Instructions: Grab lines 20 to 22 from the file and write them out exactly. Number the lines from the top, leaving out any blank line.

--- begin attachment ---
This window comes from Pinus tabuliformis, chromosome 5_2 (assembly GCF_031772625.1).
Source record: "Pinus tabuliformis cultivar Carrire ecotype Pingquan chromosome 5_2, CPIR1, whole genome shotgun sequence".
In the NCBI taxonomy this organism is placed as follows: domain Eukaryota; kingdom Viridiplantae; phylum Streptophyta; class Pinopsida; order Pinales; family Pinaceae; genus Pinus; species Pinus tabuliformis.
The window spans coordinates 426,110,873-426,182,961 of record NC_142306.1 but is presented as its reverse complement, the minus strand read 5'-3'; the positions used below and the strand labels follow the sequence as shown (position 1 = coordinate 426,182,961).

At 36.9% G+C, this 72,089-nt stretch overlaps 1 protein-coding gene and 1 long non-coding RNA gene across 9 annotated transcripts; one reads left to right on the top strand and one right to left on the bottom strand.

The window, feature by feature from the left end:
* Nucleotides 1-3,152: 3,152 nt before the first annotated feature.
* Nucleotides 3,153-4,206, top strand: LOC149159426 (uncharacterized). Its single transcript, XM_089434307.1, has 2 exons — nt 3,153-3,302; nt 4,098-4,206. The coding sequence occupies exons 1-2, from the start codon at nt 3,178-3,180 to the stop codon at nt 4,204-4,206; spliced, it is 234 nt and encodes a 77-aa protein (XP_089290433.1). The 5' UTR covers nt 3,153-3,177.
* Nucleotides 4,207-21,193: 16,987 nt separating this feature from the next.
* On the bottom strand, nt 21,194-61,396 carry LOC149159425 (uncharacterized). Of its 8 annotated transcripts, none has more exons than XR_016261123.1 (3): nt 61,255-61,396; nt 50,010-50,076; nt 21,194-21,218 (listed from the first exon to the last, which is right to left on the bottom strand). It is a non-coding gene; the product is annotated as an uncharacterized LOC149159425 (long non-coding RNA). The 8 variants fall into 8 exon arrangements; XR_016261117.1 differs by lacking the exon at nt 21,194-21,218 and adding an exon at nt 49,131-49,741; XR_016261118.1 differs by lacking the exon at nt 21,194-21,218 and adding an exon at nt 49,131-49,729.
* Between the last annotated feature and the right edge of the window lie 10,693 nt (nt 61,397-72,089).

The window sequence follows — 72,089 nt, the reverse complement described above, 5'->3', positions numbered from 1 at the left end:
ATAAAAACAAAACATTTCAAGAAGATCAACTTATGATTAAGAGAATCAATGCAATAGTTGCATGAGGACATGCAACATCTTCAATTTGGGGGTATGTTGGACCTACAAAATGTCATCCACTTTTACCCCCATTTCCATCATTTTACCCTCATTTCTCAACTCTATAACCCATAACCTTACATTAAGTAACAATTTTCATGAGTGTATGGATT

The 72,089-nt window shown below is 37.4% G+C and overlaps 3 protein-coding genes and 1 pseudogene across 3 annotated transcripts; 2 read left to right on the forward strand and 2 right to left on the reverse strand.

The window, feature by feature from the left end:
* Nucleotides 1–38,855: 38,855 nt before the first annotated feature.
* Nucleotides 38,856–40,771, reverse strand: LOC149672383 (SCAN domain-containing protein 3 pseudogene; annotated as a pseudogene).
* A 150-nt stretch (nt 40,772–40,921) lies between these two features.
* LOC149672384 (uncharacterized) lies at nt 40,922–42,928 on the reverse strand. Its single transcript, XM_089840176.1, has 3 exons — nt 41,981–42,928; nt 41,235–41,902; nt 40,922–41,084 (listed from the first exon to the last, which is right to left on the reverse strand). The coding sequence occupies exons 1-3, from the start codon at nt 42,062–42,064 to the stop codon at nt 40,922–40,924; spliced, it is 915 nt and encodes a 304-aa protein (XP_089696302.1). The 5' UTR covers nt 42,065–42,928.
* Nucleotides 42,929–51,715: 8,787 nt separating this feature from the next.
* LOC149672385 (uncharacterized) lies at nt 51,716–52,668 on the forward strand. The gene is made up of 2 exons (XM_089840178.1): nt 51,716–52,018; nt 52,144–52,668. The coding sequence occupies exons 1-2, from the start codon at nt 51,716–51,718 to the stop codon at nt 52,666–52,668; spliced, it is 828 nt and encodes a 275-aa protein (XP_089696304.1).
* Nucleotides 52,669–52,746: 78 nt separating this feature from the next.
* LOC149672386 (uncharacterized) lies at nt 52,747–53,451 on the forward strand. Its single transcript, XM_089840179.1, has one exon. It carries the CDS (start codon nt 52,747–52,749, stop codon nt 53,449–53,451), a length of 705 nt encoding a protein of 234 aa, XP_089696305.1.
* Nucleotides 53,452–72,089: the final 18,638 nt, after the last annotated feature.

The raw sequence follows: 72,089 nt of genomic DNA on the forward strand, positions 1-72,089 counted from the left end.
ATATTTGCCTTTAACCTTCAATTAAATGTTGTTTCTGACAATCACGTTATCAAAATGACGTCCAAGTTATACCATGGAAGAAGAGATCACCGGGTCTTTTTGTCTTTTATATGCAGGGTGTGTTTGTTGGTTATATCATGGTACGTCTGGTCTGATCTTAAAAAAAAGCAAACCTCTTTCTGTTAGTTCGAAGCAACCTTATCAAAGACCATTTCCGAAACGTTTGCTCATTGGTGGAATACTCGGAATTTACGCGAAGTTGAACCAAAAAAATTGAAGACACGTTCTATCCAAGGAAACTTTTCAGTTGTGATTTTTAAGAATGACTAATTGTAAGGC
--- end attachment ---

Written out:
* Nucleotides 42,929–51,715: 8,787 nt separating this feature from the next.
* LOC149672385 (uncharacterized) lies at nt 51,716–52,668 on the forward strand. The gene is made up of 2 exons (XM_089840178.1): nt 51,716–52,018; nt 52,144–52,668. The coding sequence occupies exons 1-2, from the start codon at nt 51,716–51,718 to the stop codon at nt 52,666–52,668; spliced, it is 828 nt and encodes a 275-aa protein (XP_089696304.1).
* Nucleotides 52,669–52,746: 78 nt separating this feature from the next.